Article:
The Church in Troubled Times

by Joel Comiskey, Spring 2020

Could the Covid-19 virus be a part of God’s plan to test churches and pastors? After all, didn’t Jesus start his church in the midst of adverse tribulation? What do you do when the Roman Legions are forbidding the worship of Jesus? The early church followed the Master’s instructions to meet house to house (Luke 9 &10) In fact, the early church flourished under persecution. Fast forward to 1948 when Chairman Mao closed public church meetings. What did the one million Chinese believers do? They met from house to house and grew to approximately 100 million believers.

I was talking to a friend in a program-based church who was grieving over the church’s lack of small group ministry. The church was so dependent on the Sunday gathering and church-based programs that my friend feared that during Covid-19 the members were uncared for and scattered. My friend felt it was the perfect time to talk to the pastor about starting a small group system. This is not to say that cell-based churches are perfect or without problems in these troubled times. But they do have a head-start in the area of pastoral care.

Last week, I communicated with various pastors from a wide range of denominations and contexts. Our coaching time mainly revolved around life during Covid-19 and how they were coping. A few pastors were doing okay because they were already streaming to Facebook, had a good handle on technology like Zoom for their small groups, and had taught their people to give online. Others were in angst because giving was way down, their people were not technologically savvy, and they didn’t like preaching on video without people present. All were being forced to adapt. Several principles stood out:

  • Pastors and leaders should not compare themselves with the highly affluent tech savvy churches. I coached one church planter who was bogged down with worry and frustration because he had to redo the Sunday morning video over and over, trying to perfect it.  I encouraged him to remember that God had given him a special anointing and unique ministry to his flock.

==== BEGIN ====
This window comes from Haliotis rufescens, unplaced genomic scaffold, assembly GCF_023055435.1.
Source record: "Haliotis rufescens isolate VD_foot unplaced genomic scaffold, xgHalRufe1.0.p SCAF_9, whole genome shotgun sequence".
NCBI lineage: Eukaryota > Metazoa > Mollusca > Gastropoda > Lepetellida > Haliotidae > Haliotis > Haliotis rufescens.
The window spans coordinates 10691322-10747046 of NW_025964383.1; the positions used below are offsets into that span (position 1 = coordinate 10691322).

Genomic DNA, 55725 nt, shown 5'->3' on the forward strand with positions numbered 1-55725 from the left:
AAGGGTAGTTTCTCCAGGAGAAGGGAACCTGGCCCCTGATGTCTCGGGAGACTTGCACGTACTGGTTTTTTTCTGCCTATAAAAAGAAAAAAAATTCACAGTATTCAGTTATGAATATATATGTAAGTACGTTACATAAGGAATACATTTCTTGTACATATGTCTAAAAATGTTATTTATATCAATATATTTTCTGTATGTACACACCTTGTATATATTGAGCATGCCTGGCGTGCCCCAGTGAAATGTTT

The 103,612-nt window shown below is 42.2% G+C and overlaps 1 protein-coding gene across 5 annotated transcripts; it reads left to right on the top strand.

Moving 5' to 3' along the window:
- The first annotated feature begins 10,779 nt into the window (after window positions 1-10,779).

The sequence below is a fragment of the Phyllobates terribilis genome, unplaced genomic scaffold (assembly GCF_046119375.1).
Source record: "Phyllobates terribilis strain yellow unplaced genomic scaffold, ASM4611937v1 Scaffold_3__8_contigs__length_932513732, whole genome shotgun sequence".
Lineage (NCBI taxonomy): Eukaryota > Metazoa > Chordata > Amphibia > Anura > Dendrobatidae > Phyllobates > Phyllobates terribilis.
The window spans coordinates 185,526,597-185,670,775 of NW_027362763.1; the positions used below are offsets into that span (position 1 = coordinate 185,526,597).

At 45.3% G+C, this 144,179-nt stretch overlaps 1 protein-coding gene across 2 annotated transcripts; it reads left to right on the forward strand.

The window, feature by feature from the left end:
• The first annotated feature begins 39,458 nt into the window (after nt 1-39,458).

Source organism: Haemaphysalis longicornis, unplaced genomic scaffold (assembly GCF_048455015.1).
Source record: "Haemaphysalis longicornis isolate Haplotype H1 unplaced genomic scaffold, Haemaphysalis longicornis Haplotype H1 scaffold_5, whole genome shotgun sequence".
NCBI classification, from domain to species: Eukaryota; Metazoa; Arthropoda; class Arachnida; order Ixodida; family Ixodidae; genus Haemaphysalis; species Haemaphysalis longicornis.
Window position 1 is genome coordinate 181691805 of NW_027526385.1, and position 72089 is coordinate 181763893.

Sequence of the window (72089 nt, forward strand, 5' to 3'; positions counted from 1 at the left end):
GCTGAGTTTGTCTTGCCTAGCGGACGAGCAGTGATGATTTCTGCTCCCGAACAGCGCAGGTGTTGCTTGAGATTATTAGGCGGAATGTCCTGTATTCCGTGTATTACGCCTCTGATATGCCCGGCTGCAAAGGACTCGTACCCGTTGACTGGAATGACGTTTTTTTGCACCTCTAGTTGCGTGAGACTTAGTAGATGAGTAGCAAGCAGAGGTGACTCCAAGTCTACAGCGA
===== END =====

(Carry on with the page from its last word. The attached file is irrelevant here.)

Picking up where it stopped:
• Pastors are working harder than ever during this time. I’m constantly reminding them to take a full day off.
  • The younger generation is helping pastors get online (video editing, recording, uploading to Facebook, zoom, and so forth). Kudos to the youth!
  • The church needs to ramp up prayer. Make this a key announcement during the online message. Cell leaders are critical to making sure members are praying for one another.  
  • Phone calls, facetime, WhatsApp video helps relieve the feelings of isolation. I talked to one pastor who said, “Joel, I noticed that my people seem so heavy and burdened, what do you suggest?” Along with my encouragement for online cell meetings, I told him to encourage the congregation to stay in contact via phone calls, facetime, WhatsApp video, or instant messaging. Although pastors, coaches, and cell leaders need to encourage and organize this emphasis on personal communication among the members, they must not try to do it all themselves. 

Dependence on Jesus in times of uncertainty is a good thing. In our weakness, Christ is made strong and this applies to Christ’s church. I believe that Christ’s church will come away stronger and purified during this time of crisis.